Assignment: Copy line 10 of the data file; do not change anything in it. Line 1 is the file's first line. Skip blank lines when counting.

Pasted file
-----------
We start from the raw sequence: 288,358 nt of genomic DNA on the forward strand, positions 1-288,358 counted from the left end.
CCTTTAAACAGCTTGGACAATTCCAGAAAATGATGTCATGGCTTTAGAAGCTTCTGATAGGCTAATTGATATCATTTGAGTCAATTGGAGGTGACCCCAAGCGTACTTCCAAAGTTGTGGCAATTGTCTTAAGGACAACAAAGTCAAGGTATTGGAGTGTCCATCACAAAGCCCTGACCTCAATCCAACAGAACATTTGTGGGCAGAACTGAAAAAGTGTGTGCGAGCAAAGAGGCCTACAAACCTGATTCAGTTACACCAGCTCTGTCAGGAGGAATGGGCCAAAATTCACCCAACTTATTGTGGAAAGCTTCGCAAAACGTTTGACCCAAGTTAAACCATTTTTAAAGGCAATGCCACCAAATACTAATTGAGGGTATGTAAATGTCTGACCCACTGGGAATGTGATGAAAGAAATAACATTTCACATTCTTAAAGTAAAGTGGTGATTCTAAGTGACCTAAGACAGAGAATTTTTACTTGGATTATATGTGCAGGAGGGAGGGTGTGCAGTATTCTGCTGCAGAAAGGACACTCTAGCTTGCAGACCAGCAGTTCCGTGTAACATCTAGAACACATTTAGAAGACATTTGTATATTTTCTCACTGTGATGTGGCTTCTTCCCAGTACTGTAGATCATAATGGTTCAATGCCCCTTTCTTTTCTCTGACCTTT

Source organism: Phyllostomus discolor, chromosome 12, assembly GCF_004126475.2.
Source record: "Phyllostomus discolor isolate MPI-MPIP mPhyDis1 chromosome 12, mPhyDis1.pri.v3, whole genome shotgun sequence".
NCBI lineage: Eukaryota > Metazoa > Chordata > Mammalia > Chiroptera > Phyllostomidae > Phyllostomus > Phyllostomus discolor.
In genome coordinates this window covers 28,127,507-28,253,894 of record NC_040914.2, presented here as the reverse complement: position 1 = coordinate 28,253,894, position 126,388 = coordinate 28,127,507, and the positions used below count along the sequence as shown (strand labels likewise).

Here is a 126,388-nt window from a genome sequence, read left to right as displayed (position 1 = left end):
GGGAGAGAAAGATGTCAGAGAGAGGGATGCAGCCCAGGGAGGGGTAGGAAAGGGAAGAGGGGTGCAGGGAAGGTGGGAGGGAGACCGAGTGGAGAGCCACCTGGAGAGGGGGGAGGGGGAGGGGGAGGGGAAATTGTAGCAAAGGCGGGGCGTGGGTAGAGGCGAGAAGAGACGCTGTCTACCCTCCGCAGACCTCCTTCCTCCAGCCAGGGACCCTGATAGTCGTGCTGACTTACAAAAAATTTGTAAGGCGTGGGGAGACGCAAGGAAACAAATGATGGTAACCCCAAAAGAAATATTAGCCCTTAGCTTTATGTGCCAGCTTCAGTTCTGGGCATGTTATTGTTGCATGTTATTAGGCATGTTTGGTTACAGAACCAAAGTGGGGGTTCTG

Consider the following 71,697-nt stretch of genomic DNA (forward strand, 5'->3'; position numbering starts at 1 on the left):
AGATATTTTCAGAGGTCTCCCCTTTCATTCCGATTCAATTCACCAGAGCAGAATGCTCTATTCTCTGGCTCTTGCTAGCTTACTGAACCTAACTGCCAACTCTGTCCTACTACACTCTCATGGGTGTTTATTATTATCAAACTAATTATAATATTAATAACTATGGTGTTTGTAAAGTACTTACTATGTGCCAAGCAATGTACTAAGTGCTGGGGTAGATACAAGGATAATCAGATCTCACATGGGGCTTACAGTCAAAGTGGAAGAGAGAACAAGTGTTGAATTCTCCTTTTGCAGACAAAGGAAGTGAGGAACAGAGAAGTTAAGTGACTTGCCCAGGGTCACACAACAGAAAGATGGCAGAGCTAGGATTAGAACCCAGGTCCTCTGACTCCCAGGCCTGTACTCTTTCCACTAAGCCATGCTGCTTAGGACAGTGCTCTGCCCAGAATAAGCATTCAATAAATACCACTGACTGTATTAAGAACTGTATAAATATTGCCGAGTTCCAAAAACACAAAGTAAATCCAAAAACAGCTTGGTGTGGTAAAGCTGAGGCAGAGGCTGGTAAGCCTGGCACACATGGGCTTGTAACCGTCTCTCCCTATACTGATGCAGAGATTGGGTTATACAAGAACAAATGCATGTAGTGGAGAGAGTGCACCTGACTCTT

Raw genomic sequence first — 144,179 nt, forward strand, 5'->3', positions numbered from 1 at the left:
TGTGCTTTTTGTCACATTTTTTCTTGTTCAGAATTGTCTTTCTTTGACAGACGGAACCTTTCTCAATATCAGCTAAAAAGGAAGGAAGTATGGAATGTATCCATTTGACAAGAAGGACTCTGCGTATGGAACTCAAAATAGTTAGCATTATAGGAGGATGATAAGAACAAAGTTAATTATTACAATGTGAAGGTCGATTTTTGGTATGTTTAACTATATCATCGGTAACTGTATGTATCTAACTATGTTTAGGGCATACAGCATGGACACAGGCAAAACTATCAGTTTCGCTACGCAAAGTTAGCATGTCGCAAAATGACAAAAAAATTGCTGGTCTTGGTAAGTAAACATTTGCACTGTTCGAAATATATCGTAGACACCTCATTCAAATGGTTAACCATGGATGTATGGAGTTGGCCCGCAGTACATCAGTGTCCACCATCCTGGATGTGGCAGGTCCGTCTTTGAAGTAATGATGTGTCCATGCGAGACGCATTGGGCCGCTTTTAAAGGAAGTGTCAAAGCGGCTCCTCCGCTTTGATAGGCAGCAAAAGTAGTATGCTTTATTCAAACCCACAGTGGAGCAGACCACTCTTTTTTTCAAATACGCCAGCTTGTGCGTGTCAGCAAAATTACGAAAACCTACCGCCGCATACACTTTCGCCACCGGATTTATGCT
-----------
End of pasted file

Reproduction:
AGATATTTTCAGAGGTCTCCCCTTTCATTCCGATTCAATTCACCAGAGCAGAATGCTCTATTCTCTGGCTCTTGCTAGCTTACTGAACCTAACTGCCAACTCTGTCCTACTACACTCTCATGGGTGTTTATTATTATCAAACTAATTATAATATTAATAACTATGGTGTTTGTAAAGTACTTACTATGTGCCAAGCAATGTACTAAGTGCTGGGGTAGATACAAGGATAATCAGATCTCACATGGGGCTTACAGTCAAAGTGGAAGAGAGAACAAGTGTTGAATTCTCCTTTTGCAGACAAAGGAAGTGAGGAACAGAGAAGTTAAGTGACTTGCCCAGGGTCACACAACAGAAAGATGGCAGAGCTAGGATTAGAACCCAGGTCCTCTGACTCCCAGGCCTGTACTCTTTCCACTAAGCCATGCTGCTTAGGACAGTGCTCTGCCCAGAATAAGCATTCAATAAATACCACTGACTGTATTAAGAACTGTATAAATATTGCCGAGTTCCAAAAACACAAAGTAAATCCAAAAACAGCTTGGTGTGGTAAAGCTGAGGCAGAGGCTGGTAAGCCTGGCACACATGGGCTTGTAACCGTCTCTCCCTATACTGATGCAGAGATTGGGTTATACAAGAACAAATGCATGTAGTGGAGAGAGTGCACCTGACTCTT